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Pollinator Conservation - Xerces Society
(Photo: Xerces Society / Jennifer Hopwood)

Pollinators are essential to our environment. The ecological service they provide is necessary for the reproduction of over 85% of the world’s flowering plants, including more than two-thirds of the world’s crop species. The United States alone grows more than 100 crops that either need or benefit from pollinators, and the economic value of these native pollinators is estimated at $3 billion per year in the U.S. Beyond agriculture, pollinators are keystone species in most terrestrial ecosystems. Fruits and seeds derived from insect pollination are a major part of the diet of approximately 25% of all birds, and of mammals ranging from red-backed voles to grizzly bears.

Unfortunately, in many places, the essential service of pollination is at risk from habitat loss, pesticide use, and introduced diseases. Follow the links below to learn more about these vital insects, the Xerces Society's pollinator conservation work, and how you can help.

 

Commit to Protecting Pollinators

Make your passion for pollinators a concrete commitment: Sign our Pollinator Protection Pledge, develop habitat on your land using region-specific information from our Pollinator Conservation Resource Center, or pursue a certification.

Conserving Pollinators in Your Landscape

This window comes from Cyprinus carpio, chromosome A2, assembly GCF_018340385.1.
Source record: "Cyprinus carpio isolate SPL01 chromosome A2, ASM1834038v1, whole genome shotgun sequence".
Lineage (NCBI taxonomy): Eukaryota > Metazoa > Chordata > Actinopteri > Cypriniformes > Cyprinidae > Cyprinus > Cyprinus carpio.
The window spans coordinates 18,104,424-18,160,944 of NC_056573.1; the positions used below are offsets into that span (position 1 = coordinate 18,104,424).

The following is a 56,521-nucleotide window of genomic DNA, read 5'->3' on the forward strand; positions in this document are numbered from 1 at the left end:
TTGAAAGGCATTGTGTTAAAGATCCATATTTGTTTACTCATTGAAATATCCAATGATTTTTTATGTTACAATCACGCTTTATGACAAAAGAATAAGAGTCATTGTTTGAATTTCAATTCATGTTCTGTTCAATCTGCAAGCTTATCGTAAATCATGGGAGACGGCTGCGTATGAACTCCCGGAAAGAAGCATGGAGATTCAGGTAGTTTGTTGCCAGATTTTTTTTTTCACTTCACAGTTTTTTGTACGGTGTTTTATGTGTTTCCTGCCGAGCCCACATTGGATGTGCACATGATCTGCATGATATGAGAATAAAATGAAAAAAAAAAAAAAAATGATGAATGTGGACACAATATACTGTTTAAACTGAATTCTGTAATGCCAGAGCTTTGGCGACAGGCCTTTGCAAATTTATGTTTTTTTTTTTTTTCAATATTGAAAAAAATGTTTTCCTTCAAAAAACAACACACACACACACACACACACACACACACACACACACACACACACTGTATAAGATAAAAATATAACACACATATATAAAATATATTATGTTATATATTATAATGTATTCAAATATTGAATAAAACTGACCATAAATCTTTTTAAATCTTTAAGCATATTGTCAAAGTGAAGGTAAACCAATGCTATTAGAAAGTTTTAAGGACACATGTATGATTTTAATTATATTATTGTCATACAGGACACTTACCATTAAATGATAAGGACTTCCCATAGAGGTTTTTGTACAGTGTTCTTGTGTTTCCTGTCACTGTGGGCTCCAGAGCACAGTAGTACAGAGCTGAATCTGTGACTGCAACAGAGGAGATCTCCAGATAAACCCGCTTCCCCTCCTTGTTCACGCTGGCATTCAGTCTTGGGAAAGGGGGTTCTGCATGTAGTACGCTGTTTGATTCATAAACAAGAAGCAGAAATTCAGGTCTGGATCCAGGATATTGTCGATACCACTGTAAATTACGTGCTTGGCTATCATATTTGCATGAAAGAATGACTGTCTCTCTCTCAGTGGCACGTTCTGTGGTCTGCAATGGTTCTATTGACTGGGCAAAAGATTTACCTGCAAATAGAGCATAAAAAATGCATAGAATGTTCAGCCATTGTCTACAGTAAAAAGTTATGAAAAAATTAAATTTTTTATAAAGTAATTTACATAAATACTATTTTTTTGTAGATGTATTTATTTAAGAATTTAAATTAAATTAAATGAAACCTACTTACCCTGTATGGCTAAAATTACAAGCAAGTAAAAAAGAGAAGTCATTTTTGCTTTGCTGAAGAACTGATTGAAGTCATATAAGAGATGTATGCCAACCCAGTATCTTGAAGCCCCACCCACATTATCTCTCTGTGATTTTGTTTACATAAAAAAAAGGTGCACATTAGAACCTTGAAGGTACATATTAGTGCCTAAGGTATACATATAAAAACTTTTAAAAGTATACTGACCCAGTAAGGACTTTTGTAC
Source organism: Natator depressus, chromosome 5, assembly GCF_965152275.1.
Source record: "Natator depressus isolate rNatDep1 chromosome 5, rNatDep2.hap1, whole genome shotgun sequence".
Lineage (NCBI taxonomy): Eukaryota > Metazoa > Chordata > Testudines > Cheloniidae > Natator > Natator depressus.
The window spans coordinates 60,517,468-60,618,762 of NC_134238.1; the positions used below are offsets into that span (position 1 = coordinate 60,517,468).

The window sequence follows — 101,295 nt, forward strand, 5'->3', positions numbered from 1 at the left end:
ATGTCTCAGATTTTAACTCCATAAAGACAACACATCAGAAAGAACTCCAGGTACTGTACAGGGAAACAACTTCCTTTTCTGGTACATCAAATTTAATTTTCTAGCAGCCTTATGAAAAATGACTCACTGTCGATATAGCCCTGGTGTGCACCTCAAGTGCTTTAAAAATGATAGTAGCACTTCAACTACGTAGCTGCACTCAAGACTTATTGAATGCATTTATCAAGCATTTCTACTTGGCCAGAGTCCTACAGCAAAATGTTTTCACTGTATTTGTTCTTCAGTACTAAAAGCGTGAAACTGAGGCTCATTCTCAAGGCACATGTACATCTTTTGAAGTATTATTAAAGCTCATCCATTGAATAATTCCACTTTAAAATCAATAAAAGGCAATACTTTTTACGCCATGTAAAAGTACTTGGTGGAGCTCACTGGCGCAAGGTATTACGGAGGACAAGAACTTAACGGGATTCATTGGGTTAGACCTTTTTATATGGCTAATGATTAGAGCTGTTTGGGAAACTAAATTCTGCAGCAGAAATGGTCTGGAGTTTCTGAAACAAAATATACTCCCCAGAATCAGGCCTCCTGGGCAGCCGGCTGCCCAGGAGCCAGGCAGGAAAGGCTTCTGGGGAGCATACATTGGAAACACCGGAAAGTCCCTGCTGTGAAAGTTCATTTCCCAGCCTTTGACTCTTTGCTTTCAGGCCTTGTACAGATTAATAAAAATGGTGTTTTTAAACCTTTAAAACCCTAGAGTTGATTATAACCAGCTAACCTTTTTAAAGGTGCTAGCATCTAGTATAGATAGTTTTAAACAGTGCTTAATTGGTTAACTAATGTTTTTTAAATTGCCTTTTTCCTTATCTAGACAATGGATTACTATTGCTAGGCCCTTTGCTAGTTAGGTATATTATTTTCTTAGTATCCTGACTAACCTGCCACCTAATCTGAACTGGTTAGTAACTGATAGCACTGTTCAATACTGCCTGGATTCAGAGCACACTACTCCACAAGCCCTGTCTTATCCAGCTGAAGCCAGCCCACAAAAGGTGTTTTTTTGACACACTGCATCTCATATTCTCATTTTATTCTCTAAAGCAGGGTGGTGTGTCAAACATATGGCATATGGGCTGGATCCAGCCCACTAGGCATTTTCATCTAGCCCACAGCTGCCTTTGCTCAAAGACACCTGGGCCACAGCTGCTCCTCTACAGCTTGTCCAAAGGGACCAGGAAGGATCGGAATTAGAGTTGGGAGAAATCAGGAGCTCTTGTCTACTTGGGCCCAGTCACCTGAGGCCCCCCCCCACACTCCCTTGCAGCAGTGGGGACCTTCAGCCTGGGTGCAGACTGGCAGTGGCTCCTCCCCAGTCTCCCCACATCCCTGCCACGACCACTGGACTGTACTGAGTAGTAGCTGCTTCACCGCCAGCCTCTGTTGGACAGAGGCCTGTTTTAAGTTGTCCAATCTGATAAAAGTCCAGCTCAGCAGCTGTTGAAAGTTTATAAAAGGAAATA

The Xerces Society works across a broad array of landscapes to conserve pollinators, and can offer information to support your efforts.

Additional Resources for...

Pollinator Conservation on the Blog

Stefanie Steele shares her path to pollinator conservation, and her work to help urban farmers add pollinator habitat to their spaces!

Julie Michaelson shares her path to pollinator conservation, and her work to build habitat and protect our waterways by surrounding them with native plants!

Angie Orpet talks about her career path, and her work building pollinator habitat on farms!

Sarah Hamilton Buxton shares her path to pollinator conservation, and her work to promote more diverse plant communities on rangelands of the Great Plains!

With two of the largest food retail companies in the US already making commitments to pollinator health, more are likely to follow!

Just as water pollution makes every drink dangerous, light pollution puts nocturnal bugs at risk.